“I can move it, so it’s clearly not broken…” Maybe, maybe not! In primary care settings, the majority of fractures that we treat are diagnosed days after they occur (sometimes weeks), ignored because of this inaccurate belief. Wrist fractures are notorious for this presentation, because often there is not dramatic bruising or deformity, and swelling may not be impressive. Finger, foot, and ankle fractures tend to have much more impressive dark bruising and swelling, but even with these injuries, the affected area can most frequently still be moved voluntarily (albeit with significant discomfort).
Fractures come in many shapes and sizes. Fortunately, most fractures are not “open”, meaning most have no break in the skin (no bones sticking out anywhere). Some fractures are simple a hairline crack or a small buckle in the bone, while others break all the way through the bone and may shift out of place under the skin. The only way to be certain whether or not there is a fracture is with imaging- most commonly an ordinary X-ray.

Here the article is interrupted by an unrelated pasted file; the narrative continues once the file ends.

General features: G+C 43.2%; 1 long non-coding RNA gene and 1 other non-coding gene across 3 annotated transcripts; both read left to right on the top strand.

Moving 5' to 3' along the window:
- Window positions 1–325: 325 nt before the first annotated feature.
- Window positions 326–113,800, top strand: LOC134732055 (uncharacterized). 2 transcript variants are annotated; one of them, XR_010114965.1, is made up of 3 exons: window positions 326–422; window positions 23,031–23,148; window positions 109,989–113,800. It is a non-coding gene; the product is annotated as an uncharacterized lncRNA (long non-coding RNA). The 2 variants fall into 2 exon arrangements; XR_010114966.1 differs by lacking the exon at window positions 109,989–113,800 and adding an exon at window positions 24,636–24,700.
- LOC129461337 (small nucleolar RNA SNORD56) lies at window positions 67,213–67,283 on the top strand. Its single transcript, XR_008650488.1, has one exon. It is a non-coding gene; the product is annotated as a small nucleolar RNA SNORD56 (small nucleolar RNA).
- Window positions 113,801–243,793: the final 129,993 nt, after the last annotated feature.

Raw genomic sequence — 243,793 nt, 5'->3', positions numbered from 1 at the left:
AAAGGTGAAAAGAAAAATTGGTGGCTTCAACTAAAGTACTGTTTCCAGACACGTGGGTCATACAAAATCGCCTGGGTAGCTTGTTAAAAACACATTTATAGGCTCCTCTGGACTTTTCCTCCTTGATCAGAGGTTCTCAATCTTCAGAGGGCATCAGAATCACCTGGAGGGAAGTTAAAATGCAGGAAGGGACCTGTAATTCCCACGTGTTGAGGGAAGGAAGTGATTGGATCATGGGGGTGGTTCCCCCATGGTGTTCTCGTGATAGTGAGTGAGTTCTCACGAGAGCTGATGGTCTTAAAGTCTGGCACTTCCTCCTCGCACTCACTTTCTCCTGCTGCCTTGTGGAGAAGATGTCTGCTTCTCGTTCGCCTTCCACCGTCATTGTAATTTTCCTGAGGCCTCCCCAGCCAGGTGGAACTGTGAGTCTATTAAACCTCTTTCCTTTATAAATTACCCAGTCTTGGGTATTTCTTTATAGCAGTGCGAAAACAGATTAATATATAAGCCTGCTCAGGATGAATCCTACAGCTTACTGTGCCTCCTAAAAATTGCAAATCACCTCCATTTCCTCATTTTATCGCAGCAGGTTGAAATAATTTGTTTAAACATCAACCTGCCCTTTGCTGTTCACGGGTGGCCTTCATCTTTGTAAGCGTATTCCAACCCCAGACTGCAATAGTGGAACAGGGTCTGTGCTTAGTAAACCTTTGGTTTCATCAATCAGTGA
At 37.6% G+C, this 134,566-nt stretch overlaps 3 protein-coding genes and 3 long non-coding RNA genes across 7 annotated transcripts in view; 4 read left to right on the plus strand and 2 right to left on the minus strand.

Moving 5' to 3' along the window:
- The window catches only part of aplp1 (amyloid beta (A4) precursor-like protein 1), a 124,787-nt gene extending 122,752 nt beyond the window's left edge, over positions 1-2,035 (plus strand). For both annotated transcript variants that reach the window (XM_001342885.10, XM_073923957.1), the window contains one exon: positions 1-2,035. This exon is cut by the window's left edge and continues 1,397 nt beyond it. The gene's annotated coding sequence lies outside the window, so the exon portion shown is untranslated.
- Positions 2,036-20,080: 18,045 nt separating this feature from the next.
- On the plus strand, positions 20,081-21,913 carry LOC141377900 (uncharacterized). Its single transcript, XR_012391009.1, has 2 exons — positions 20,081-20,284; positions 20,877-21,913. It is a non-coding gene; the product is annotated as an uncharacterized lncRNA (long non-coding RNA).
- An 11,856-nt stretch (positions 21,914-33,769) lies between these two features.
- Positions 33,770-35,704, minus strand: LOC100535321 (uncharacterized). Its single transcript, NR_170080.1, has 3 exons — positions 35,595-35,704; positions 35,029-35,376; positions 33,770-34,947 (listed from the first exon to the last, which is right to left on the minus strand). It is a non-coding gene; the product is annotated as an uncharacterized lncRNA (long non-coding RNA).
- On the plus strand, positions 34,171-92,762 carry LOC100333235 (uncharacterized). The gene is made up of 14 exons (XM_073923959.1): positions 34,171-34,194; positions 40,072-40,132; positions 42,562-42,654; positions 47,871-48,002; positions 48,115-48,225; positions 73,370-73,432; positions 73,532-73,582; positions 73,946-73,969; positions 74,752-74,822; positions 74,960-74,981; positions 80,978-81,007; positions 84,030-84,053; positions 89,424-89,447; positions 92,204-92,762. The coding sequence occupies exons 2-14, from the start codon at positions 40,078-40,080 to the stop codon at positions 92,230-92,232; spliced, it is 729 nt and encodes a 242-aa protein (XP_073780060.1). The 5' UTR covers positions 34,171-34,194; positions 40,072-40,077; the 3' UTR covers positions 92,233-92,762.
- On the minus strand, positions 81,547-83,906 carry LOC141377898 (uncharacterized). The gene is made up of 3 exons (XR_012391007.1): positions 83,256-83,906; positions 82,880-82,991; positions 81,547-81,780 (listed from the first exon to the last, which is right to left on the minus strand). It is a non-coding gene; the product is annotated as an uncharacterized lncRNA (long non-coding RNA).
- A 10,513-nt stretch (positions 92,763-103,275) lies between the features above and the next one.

What should you do if you think you may have broken a bone? Is it an emergency? If it is “open” (bone sticking out), of course this is an emergency, and this most likely would have occurred in a very traumatic situation such as a car wreck or other high speed injury. Call 911. If the limb is obviously distorted, or there is new and persistent numbness, tingling or decreased circulation (area turning cold, pale and/or blue), you need immediate medical help. In less traumatic situations- you smash your toe against a door walking to the bathroom at night, you step off a curb funny, you fall on an outstretched hand- your injury may be urgent, but not emergent. Follow the RICE pneumonic- Rest, Ice, Compression (ace wrap) and Elevation while you are waiting for medical care.
BOTTOM LINE: Voluntary movement of a finger, toe, hand, foot or leg does NOT mean a bone is definitely not broken- head to your doctor if you are having persistent pain, swelling or bruising, and find out for sure.